Creating safety culture on nursing units: Human performance and organizational system factors that make a difference

Roseanne F. Moody, Daniel J. Pesut, Charles F. Harrington

Research output: Contribution to journalArticlepeer-review

17 Scopus citations

Abstract

OBJECTIVE: To report evidence of relationships among selected human performance factors and perceptions of safety culture on medical/surgical nursing units in relation to nurses' productivity, frequency of error reporting, and reported medication administration errors. BACKGROUND: Creating safety culture in health care institutions is critical to patient safety and quality care. Most patient care in acute health care settings takes place on nursing units. Clarity about relationships among human performance and system factors that may influence nursing care delivery in relation to patient safety on nursing units is needed to better understand and support the development of safety culture on nursing units. METHODS: Descriptive cross-sectional, correlational survey of medical/surgical staff nurses (158/186) in 2 hospitals in metropolitan health care system. Survey items measured nurses' motivation, cognitive decision-making style, and safety culture perceptions. Dependent measures included retrospective data collection on nurses' productivity, reported medication administration errors, and frequency of error reporting. RESULTS: Lower unit monthly direct care nursing hours per patient care day (productivity) correlate with higher number of nurses' reported medication errors. Positive nursing unit leadership correlates with nurses' increased willingness to report error. Variables that influence reporting of medication administration error are nurses' cognitive decision-making style, motivational inhibition, communication in relation to authority gradient, and nursing unit leadership. Variables associated with nurse productivity are motivational drive, unit teamwork, and perceptions of patient safety. CONCLUSIONS: Behavioral motivation, cognitive decision making, and open communication, in conjunction with perceptions of nursing unit leadership and levels of nurses' direct care hours, influence nurses' safety culture perceptions and behaviors.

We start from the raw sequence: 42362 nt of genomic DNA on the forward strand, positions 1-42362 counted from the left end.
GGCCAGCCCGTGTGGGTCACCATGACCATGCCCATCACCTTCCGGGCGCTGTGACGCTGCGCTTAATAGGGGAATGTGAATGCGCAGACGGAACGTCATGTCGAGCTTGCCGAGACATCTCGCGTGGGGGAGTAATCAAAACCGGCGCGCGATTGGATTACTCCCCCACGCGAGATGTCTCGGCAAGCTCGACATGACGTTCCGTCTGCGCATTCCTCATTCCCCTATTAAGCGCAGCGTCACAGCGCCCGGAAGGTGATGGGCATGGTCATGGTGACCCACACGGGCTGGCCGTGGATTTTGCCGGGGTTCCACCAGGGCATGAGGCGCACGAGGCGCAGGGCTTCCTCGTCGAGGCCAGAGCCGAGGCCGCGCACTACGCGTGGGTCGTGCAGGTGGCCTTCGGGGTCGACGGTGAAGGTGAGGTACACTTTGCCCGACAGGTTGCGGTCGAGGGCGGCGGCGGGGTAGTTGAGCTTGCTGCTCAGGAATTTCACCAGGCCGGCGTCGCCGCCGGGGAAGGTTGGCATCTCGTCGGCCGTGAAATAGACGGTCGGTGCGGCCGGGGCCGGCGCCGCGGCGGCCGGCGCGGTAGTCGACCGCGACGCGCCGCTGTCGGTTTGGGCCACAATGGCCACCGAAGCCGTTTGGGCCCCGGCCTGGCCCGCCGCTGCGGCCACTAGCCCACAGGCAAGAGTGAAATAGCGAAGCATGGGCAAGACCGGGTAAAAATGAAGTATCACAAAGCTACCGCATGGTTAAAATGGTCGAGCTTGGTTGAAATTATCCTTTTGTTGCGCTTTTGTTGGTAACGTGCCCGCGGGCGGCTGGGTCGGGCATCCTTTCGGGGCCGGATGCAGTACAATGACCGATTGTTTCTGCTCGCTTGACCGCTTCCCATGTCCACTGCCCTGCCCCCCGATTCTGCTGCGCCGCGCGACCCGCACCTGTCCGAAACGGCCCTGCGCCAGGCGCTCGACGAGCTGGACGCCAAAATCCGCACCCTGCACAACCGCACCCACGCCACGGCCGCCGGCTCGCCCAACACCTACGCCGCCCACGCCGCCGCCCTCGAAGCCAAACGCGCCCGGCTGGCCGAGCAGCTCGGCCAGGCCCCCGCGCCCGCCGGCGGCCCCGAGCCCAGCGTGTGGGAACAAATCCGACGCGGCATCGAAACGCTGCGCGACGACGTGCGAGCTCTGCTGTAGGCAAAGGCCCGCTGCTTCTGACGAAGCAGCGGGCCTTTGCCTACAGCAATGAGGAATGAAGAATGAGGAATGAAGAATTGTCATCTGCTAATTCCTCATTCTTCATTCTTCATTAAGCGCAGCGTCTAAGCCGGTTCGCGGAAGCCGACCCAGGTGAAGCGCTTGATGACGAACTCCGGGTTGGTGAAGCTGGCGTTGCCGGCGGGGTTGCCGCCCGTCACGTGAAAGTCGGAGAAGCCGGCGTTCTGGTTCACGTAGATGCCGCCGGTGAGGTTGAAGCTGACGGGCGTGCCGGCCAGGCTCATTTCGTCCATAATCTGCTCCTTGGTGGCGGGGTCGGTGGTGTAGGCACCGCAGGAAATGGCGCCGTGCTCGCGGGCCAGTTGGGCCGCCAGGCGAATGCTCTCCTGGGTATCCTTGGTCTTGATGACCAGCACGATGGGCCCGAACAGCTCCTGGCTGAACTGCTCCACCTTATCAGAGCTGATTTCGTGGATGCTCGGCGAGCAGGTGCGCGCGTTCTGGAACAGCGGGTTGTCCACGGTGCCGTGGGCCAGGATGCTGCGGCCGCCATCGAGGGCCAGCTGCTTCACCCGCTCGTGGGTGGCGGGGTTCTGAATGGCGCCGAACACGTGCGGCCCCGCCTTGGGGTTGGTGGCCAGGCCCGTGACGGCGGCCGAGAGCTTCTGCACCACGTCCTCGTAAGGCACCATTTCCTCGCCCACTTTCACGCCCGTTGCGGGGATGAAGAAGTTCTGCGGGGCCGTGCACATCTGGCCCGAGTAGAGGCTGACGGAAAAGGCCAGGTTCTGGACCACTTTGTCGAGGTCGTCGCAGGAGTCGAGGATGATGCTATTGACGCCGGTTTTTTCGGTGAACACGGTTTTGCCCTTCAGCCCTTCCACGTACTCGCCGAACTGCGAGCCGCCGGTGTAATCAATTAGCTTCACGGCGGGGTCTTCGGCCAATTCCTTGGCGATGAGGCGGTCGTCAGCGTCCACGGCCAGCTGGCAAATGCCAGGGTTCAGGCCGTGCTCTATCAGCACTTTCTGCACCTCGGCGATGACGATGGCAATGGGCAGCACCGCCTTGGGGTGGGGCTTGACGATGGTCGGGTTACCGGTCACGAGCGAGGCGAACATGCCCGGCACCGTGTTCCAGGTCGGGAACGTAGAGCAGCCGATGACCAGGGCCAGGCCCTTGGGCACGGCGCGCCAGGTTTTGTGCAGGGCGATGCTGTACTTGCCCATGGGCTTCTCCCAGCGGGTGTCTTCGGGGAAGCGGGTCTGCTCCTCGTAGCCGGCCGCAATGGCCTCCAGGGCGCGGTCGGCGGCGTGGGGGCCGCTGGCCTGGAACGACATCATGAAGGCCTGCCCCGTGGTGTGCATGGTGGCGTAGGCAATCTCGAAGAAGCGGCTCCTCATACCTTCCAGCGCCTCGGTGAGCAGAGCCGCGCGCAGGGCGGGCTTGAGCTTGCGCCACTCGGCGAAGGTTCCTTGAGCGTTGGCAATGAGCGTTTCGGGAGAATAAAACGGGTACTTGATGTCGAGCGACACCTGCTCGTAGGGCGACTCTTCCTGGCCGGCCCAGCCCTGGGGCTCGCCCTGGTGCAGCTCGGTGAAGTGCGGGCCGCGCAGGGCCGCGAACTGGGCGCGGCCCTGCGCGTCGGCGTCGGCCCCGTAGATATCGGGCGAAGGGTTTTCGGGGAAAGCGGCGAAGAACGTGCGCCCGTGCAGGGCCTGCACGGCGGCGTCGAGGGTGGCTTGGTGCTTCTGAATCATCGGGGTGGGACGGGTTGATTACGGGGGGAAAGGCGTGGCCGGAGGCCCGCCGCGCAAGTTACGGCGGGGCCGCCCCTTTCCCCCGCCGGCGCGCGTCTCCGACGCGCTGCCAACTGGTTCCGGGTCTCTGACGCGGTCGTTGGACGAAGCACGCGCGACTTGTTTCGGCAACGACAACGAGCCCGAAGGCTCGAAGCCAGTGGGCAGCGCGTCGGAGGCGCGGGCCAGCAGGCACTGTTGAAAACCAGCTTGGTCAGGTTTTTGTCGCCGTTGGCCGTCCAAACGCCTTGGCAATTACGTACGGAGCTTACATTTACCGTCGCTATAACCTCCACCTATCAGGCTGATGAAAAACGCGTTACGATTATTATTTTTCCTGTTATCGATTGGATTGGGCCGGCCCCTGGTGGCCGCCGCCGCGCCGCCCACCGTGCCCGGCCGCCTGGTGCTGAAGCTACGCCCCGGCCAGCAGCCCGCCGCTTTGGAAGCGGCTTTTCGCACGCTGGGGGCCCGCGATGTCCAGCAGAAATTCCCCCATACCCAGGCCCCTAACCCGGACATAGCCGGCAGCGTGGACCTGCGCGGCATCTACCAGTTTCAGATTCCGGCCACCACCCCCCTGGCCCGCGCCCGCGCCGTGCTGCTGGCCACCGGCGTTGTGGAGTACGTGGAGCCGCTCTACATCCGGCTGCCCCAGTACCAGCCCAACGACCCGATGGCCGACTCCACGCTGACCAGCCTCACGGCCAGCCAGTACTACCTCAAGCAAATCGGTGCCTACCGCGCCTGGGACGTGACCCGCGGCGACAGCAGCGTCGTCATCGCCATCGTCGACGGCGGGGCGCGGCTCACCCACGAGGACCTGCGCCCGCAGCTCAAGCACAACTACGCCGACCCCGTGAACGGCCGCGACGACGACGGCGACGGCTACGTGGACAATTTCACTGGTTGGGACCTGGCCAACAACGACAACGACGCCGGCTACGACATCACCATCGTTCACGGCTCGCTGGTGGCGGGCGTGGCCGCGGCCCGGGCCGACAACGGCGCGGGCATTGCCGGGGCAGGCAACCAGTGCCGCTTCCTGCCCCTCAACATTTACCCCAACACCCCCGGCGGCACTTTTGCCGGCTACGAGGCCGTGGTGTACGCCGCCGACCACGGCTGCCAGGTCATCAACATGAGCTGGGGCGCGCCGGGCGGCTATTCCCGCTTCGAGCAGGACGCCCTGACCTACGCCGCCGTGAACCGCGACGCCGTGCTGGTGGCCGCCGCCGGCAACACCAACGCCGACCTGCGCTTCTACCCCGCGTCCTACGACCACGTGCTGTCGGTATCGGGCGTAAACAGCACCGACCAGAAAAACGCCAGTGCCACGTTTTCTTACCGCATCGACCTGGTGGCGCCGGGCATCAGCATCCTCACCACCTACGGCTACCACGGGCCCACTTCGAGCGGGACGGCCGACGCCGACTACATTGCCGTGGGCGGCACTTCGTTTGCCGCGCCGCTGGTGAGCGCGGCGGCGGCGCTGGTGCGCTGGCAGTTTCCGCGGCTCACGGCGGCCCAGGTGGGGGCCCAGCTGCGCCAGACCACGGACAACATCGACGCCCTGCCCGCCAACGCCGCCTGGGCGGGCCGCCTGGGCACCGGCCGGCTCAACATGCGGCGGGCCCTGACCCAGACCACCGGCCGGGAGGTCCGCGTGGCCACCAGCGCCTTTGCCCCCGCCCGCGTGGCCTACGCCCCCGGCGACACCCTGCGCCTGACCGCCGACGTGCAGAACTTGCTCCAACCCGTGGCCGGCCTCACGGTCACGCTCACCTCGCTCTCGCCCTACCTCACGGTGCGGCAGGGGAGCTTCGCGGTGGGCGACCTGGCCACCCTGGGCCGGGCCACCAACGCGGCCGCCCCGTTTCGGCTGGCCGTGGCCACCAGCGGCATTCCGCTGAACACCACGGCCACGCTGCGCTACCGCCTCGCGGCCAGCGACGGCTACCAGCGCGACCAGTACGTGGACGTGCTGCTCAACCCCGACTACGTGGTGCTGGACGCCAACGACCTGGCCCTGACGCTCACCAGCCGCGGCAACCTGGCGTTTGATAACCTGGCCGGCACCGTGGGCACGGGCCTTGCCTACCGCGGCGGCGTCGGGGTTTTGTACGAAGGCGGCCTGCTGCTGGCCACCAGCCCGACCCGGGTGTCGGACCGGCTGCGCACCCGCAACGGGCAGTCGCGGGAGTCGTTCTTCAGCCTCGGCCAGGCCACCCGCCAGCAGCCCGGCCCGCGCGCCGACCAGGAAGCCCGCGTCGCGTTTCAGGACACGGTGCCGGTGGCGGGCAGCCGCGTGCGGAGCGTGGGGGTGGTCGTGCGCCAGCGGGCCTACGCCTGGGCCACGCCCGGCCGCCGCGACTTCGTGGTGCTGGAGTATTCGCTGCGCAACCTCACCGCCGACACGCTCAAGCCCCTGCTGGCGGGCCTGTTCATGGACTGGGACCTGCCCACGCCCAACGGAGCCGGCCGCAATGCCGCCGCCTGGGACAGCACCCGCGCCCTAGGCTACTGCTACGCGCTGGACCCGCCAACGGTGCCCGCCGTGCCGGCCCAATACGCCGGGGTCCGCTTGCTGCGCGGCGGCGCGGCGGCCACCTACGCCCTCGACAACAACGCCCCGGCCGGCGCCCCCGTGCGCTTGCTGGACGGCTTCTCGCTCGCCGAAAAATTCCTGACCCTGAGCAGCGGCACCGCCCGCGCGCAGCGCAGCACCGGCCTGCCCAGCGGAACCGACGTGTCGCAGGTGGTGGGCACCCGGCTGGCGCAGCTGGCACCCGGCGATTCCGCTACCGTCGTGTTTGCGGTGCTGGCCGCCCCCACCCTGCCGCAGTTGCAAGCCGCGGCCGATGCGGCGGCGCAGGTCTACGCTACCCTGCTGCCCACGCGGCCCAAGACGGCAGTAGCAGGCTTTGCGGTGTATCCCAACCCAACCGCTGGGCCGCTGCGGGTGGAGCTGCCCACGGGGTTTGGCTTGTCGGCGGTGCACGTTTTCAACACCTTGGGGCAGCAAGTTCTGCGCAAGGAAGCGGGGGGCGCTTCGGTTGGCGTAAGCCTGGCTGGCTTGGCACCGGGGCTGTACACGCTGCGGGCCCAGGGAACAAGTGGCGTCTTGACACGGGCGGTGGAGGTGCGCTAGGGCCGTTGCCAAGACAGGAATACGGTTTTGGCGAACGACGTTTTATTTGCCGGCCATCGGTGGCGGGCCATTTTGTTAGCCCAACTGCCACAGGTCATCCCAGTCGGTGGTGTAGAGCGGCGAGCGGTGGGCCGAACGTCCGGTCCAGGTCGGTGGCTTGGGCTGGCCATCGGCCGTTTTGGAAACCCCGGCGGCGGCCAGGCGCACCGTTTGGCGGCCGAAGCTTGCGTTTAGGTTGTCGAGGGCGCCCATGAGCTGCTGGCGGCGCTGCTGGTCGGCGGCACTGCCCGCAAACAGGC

Original languageEnglish (US)
Pages (from-to)198-206
Number of pages9
JournalJournal of Patient Safety
Volume2
Issue number4
DOIs
StatePublished - Dec 1 2006

Keywords

  • Cognitive style
  • Health services research
  • Medication errors
  • Motivation
  • Nursing unit
  • Productivity
  • Safety culture

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